Wednesday, October 21, 2015
Maureen K. Ohlhausen, Federal Trade Commission, is publishing The FCC's Knowledge Problem: How to Protect Consumers Online in volume 67 of the Federal Communications Law Journal (2015). Here is the abstract.
The Federal Communication Commission (FCC) has long searched for a legally sustainable way to adopt and enforce network neutrality regulation. The U.S. Court of Appeals for the District of Columbia Circuit added another detour on this path with its January 2014 decision in Verizon v. FCC, and the FCC responded in February 2015 with a controversial action that, among other things, reclassifies broadband as a common carrier service subject to utility-style regulation under Title II of the Communications Act of 1934. Over the course of the FCC’s journey, much has changed in broadband technology and the broadband marketplace. The Verizon decision offered policymakers a chance to take stock of these changes and to consider alternatives to regulation — a chance the FCC rejected. Imposing a set of prescriptive regulations — whether involving speeds or prices — on the dynamic and robust online environment is problematic and, ironically, could impede deployment of the Internet and harm consumers. To protect consumers online, we need informed, flexible, and fact-based enforcement supplemented with self-regulation using technical standards developed through consensus-based, multi-stakeholder organizations of engineers, consumers, and businesspeople. To the extent the government is involved, the Federal Trade Commission (FTC) model of enforcement, advocacy, and industry and consumer education is the better approach that will allow market forces to maximize consumer welfare.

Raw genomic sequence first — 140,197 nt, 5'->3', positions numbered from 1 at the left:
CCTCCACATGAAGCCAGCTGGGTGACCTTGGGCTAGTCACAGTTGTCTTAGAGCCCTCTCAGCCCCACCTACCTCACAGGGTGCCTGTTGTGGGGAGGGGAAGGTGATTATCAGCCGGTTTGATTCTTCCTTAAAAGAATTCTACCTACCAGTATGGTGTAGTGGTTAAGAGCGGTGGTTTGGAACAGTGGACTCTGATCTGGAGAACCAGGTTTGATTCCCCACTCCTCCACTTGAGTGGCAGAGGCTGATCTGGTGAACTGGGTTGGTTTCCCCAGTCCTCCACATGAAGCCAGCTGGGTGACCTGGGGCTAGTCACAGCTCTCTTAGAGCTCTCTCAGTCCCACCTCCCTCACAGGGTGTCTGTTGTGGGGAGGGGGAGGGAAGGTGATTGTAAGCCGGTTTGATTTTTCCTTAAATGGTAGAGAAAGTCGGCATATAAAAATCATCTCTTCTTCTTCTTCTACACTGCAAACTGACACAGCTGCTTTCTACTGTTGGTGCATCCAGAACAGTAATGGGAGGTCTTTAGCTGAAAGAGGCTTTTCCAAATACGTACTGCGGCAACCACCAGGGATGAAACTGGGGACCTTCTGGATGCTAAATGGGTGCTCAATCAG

Download the article from SSRN at the link.